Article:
Just before spring break, my advanced fiction writing professor reminded us about a large, cumulative author study project due mid-April. Because I was preparing to spend break on a study away instead of home, I went into what I’ve come to fondly refer to as “panic mode”– I took one look at the assignment sheet, saw about 15 different sources we were supposed to have in an annotated bibliography to supplement our 2-3 page report, and promptly felt my face flush, my palms sweat, and my brain get fuzzy. How was this going to get done?
Panic mode results from my tendency to look at projects through an enormous-end-result lens rather than little-steps-to-get there lens. I’ve experienced prolonged bouts of panic mode this semester because I’m trying to balance six classes, two clubs, two club committees, community service, launching a college-wide peer mentor program, miscellaneous odds and ends, and that whole growing-up thing… the little things that add up over the course of the semester don’t seem so little when I’m looking at everything they need me to be doing. So, I panic. Sometimes a little, sometimes a lot. Boyfriend has endured many frantic phone calls and texts in which he reassures me that I can get through it (even if I’m insisting that there’s no possible way I’m getting through the next week, let alone next semester).
Panic isn’t the most effective coping mechanism when confronted with an overwhelming schedule, and it usually doesn’t take too long for me to realize this (yes, generally with the help of Boyfriend who has a clearer perspective because he’s not the one staring at my 15 point to-do list). Phase two is “plan mode,” in which I look at the tasks at hand and the calendar space allotted for each one and figure out how they fit together. Before I left for LA, I hadn’t reached plan mode for my author study, but after finishing the first of three required novels on a particularly productive plane ride, I felt just enough relief to believe in my productive capabilities. Once break ended and I was home once again, I had each part of the project broken down into manageable sections… it didn’t feel like a crazy, terrifying project. Now, it was just a compilation of daily reading assignments.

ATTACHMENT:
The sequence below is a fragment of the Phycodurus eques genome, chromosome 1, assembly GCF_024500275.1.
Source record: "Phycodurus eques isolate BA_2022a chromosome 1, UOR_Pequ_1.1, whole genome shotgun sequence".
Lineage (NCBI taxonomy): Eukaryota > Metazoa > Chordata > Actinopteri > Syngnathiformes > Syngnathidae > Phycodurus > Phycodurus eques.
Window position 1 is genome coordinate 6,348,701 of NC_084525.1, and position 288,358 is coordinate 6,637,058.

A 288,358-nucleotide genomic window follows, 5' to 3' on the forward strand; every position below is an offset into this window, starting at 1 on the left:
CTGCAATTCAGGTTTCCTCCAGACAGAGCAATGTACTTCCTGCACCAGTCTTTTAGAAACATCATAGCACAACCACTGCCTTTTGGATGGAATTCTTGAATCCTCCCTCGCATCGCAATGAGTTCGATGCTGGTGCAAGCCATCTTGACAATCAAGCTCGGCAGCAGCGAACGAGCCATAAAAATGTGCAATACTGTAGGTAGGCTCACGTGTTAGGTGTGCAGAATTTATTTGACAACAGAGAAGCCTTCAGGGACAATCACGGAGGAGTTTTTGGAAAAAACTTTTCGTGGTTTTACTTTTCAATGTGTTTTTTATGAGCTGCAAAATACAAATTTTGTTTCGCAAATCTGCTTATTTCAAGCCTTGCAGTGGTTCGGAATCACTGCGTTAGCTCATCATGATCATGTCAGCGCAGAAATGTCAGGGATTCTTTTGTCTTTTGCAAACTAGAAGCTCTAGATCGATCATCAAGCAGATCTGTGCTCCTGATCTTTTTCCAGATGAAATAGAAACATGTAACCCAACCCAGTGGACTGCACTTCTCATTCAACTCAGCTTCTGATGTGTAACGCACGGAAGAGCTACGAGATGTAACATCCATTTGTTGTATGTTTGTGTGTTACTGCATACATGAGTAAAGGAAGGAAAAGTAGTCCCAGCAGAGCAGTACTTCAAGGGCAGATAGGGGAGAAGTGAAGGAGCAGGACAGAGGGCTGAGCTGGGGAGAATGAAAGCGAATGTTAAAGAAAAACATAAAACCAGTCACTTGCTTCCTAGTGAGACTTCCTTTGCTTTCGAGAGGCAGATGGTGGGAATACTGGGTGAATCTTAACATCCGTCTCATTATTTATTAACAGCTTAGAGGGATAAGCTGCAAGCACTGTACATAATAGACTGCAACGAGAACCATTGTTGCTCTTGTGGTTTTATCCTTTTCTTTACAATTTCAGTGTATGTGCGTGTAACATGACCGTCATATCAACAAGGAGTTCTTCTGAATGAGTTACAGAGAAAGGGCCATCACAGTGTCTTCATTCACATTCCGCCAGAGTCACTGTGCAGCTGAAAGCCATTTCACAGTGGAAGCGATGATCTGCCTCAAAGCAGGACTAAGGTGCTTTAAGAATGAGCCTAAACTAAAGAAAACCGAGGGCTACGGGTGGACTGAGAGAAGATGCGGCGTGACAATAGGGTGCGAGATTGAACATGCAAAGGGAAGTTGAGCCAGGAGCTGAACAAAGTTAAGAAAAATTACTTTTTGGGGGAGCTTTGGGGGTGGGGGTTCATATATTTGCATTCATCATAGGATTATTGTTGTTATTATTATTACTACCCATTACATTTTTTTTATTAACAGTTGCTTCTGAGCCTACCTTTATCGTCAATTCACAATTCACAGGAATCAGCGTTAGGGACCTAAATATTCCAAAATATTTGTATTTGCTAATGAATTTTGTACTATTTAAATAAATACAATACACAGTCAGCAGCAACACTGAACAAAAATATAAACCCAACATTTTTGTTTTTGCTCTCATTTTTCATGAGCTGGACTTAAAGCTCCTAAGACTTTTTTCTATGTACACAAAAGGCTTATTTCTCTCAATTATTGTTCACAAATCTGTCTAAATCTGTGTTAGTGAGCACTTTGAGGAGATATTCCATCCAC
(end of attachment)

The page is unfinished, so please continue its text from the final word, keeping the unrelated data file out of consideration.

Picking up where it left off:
Just about a year ago, I got my first tattoo (with my mother, which is a story for another day). I got an elephant for the same reason my dad keeps a picture of one in his office– to remind myself that most tasks are achievable with a little persistence and planning. The idea is that you can’t eat a whole elephant in one bite, but you can break it down into parts and eat it little by little. It’s a weird metaphor, but it reminds me that when the big picture gets overwhelming, I can look at the parts that make up the big picture and tackle those one at a time.
Panic mode Katlyn can be a little forgetful about the weird elephant metaphor, but plan mode Katlyn whips her into shape fast, sometimes with enough time in between for an episode (or two) of something on Netflix. It never takes too long for me to be busy, and sometimes I look at the elephant that is everything I want to do and get a little scared– elephants are kind of big and a little intimidating! But a elephant trunk is quite a bit smaller than the whole thing, and so is an elephant foot and so is an elephant toe. It’s important for us all to remember that the elephant is fully available as a meal if you start with the trunk and end with the the toes.
Leave a Reply